Mediterranean Diet Can Improve Cognitive Health

olive oil with nutsThe Mediterranean diet is commonly known for its cardiovascular benefits, as well as its brain health benefits, which is why it is emphasized in the Cognitive Therapeutics Method™. Now, further evidence has proven its effectiveness in delaying cognitive decline. A recent study published by the American Medical Association has found that a Mediterranean Diet supplemented with antioxidant-rich foods is associated with improved cognitive function.

Researchers from the Hospital Clinic in Barcelona, Spain, studied 447 cognitively healthy men and women aged 55 to 80 years old to assess whether their diet would affect their cognitive performance. The participants were healthy except for their high cardiovascular risk due to smoking, hypertension or the family’s medical history. All participants were randomly assigned to follow one of three diets from 2003 to 2009: a basic, low-fat diet, the Mediterranean diet with 1 liter of extra virgin olive oil a week or the Mediterranean diet with 30 grams of mixed nuts a day. A series of cognitive assessments was administered at the start of the study and after four years to analyze the effects of the three diets on brain functioning.

Changes were observed in three main areas: memory, frontal cognition, which is attention and executive function, and global function, or overall brain health. Executive function includes cognitive abilities such as problem-solving, reasoning and cognitive flexibility. In all measurements, both of the Mediterranean diet groups outperformed the low-fat diet group. In fact, the low-fat diet group declined on most of the cognitive tests. Those who had more olive oil improved their memory scores, while those who consumed more nuts improved their frontal cognition scores.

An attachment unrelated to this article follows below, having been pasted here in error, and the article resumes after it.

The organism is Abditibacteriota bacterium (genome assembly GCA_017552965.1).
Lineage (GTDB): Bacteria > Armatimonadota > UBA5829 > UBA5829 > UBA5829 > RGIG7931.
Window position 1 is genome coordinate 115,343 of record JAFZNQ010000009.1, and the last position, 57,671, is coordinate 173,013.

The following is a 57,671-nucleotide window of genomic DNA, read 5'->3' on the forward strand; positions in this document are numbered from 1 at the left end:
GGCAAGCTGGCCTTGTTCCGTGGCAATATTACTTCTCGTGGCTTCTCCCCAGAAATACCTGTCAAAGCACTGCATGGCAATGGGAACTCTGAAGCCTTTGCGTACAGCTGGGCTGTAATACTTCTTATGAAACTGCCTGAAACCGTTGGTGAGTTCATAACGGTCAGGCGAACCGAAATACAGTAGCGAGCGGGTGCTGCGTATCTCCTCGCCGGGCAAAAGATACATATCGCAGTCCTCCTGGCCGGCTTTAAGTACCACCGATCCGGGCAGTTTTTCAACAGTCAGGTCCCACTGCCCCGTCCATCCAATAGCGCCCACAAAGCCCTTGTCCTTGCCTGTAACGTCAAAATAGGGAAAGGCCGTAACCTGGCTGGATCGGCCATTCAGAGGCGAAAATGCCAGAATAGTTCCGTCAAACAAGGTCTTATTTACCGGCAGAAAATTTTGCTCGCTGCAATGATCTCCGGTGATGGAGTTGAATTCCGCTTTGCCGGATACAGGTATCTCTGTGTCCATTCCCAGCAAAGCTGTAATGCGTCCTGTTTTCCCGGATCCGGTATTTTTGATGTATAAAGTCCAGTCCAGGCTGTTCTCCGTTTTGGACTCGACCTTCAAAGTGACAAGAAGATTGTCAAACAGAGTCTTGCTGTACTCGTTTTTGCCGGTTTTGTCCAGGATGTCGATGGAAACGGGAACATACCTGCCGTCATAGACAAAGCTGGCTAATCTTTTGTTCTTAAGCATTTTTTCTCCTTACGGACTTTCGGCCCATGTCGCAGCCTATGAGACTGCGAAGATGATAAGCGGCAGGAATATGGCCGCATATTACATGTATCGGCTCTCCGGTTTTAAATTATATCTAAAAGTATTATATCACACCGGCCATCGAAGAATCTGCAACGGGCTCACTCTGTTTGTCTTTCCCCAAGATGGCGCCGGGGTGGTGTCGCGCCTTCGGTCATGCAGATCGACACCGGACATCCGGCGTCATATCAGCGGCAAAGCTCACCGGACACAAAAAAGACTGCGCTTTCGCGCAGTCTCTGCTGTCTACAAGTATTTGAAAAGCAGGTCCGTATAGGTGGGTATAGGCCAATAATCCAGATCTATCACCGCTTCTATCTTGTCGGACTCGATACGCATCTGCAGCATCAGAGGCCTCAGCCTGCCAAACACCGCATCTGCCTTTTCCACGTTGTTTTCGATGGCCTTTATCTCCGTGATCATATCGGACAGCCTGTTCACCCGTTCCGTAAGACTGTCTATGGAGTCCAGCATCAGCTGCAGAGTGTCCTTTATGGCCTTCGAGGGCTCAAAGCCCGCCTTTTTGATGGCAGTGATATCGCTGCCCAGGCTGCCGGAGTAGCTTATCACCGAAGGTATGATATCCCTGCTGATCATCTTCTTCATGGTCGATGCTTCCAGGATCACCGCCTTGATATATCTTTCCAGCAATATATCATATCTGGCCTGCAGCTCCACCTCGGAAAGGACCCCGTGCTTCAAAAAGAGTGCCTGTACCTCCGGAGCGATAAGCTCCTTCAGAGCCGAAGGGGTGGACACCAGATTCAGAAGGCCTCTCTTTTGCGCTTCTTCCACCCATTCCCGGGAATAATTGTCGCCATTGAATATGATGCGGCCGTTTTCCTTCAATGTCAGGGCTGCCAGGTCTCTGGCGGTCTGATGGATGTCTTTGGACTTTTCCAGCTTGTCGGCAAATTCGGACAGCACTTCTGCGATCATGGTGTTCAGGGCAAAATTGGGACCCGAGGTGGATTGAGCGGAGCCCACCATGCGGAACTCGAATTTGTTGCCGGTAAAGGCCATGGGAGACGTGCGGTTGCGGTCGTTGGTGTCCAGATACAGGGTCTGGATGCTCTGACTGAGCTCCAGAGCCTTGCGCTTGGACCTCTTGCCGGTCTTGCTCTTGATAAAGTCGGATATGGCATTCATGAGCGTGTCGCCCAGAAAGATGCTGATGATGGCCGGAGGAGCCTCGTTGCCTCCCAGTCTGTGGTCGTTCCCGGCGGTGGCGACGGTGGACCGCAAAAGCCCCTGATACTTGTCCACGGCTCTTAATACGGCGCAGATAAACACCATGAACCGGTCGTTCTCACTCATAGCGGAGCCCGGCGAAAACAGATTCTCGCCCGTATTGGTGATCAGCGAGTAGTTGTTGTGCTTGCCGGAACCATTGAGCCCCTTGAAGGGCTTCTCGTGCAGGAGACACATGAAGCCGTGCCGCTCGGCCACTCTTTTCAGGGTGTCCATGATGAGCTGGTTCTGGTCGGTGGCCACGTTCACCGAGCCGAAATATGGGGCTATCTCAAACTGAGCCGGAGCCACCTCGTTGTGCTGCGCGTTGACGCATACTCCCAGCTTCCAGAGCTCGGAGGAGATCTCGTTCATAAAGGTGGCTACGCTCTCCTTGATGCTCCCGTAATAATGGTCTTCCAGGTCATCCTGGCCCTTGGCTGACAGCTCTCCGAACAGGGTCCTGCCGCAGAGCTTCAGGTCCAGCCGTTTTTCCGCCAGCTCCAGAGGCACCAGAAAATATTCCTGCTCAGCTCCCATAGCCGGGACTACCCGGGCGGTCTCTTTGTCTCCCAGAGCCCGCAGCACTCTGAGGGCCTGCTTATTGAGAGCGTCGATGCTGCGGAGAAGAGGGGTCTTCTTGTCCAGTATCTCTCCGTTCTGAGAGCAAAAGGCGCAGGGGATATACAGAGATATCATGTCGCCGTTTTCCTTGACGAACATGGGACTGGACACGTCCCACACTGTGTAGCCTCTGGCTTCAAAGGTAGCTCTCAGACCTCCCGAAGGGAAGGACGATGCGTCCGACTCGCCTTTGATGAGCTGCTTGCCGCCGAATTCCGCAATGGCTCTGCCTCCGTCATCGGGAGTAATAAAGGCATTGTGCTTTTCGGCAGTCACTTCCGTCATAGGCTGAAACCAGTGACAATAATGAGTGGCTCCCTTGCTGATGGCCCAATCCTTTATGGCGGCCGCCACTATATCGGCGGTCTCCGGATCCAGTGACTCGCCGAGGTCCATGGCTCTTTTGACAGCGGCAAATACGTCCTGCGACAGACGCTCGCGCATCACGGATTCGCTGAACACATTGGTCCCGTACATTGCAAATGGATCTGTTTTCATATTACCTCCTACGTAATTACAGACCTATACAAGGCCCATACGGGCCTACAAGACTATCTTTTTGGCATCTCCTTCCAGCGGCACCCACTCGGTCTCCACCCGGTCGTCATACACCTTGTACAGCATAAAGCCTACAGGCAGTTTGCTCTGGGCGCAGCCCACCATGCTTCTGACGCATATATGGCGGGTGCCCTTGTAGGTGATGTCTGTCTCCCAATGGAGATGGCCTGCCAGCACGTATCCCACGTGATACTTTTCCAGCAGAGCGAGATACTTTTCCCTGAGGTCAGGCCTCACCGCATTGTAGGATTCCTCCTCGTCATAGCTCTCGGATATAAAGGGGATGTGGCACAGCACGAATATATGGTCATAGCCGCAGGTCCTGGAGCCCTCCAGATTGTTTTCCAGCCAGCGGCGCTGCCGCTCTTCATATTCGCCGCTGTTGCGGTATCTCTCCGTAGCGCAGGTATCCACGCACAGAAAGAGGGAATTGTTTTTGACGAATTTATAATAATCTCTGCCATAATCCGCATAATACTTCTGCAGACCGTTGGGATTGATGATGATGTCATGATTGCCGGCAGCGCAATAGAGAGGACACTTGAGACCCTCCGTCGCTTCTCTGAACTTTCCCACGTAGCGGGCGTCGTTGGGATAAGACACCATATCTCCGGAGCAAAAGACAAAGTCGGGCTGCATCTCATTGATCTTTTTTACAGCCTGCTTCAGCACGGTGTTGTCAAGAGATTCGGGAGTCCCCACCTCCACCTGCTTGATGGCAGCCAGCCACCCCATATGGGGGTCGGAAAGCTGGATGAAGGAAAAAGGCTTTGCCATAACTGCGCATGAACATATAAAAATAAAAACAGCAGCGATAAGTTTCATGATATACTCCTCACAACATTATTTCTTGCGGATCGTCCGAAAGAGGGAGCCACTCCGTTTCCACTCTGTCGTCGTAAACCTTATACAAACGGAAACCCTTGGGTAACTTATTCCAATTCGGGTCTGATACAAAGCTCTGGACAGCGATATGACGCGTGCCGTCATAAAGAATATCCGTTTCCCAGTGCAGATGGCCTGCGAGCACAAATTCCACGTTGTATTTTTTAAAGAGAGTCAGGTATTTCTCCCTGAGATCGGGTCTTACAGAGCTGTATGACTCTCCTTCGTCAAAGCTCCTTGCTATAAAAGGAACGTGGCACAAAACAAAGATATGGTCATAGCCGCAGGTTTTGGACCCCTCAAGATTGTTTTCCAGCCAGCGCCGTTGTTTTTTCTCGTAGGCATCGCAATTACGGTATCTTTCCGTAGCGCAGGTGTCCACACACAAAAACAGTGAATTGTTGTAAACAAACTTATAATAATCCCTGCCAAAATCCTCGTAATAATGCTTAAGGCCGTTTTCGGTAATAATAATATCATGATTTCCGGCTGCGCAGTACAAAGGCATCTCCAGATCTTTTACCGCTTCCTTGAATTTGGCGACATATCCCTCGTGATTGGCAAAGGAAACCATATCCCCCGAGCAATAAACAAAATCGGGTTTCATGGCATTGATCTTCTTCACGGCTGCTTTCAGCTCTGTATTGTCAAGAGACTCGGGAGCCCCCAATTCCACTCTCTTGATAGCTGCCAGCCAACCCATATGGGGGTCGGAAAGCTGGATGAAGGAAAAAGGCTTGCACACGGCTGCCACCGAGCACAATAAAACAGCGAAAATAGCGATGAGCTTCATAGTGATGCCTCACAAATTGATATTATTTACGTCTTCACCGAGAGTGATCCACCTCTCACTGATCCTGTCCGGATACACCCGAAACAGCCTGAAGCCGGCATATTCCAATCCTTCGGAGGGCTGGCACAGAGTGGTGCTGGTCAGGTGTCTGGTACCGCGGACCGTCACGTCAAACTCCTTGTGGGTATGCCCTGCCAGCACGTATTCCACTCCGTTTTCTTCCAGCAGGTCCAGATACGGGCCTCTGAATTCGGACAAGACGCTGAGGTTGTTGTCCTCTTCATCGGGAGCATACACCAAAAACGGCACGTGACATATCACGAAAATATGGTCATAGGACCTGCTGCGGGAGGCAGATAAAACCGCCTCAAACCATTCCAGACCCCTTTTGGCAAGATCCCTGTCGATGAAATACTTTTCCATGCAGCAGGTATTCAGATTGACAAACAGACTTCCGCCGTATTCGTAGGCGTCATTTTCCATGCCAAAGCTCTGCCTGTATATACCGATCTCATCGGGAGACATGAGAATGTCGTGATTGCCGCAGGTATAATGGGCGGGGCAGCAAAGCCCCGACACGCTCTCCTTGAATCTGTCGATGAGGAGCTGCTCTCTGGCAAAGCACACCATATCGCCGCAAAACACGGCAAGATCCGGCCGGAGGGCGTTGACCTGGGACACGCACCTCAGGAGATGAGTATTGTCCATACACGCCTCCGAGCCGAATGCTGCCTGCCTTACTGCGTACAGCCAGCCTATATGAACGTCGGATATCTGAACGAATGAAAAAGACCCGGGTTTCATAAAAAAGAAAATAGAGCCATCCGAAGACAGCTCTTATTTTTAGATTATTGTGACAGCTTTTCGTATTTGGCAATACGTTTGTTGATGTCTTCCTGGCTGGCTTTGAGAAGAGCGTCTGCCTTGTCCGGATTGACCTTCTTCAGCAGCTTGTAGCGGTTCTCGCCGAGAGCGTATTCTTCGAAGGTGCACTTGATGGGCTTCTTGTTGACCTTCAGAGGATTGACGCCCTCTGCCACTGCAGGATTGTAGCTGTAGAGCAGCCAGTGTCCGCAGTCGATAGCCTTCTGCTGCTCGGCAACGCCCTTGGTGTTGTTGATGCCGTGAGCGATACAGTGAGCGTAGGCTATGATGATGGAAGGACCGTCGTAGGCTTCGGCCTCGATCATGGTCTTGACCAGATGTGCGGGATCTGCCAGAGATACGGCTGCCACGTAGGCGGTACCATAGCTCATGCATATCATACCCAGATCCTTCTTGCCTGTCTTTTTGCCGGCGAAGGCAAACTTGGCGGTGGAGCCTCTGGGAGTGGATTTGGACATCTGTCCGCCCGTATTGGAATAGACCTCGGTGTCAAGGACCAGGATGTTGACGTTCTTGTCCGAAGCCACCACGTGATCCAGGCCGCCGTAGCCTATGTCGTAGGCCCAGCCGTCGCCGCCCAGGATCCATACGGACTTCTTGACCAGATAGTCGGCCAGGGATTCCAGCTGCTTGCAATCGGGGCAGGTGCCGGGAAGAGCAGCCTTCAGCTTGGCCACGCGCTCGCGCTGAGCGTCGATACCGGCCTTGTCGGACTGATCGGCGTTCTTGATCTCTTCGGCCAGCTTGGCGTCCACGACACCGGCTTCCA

Although the participants in this study were cognitively healthy to begin with, their cardiovascular risk put them at greater cognitive risk. Those with heart-related risk factors have an increased risk of stroke which could impair cognitive function by stopping blood flow to the brain. The study found that the Mediterranean diet not only delayed cognitive decline but also improved cognitive performance in the older individuals with cardiovascular and cognitive risk. This study adds to the growing evidence that the Mediterranean diet boosts brain health and is still beneficial, even for individuals who begin following the diet later in life.

The Mediterranean diet consists of fruits, vegetables, beans, unrefined grains and fish along with moderate consumption of wine. Full-fat dairy products and meat are eaten sparingly. Dr. Emilio Ros, the lead researcher in this study suggests that everyone can improve their diet by adding 5 tablespoons of olive oil and a handful of nuts daily, and also by increasing their fish and legume intake.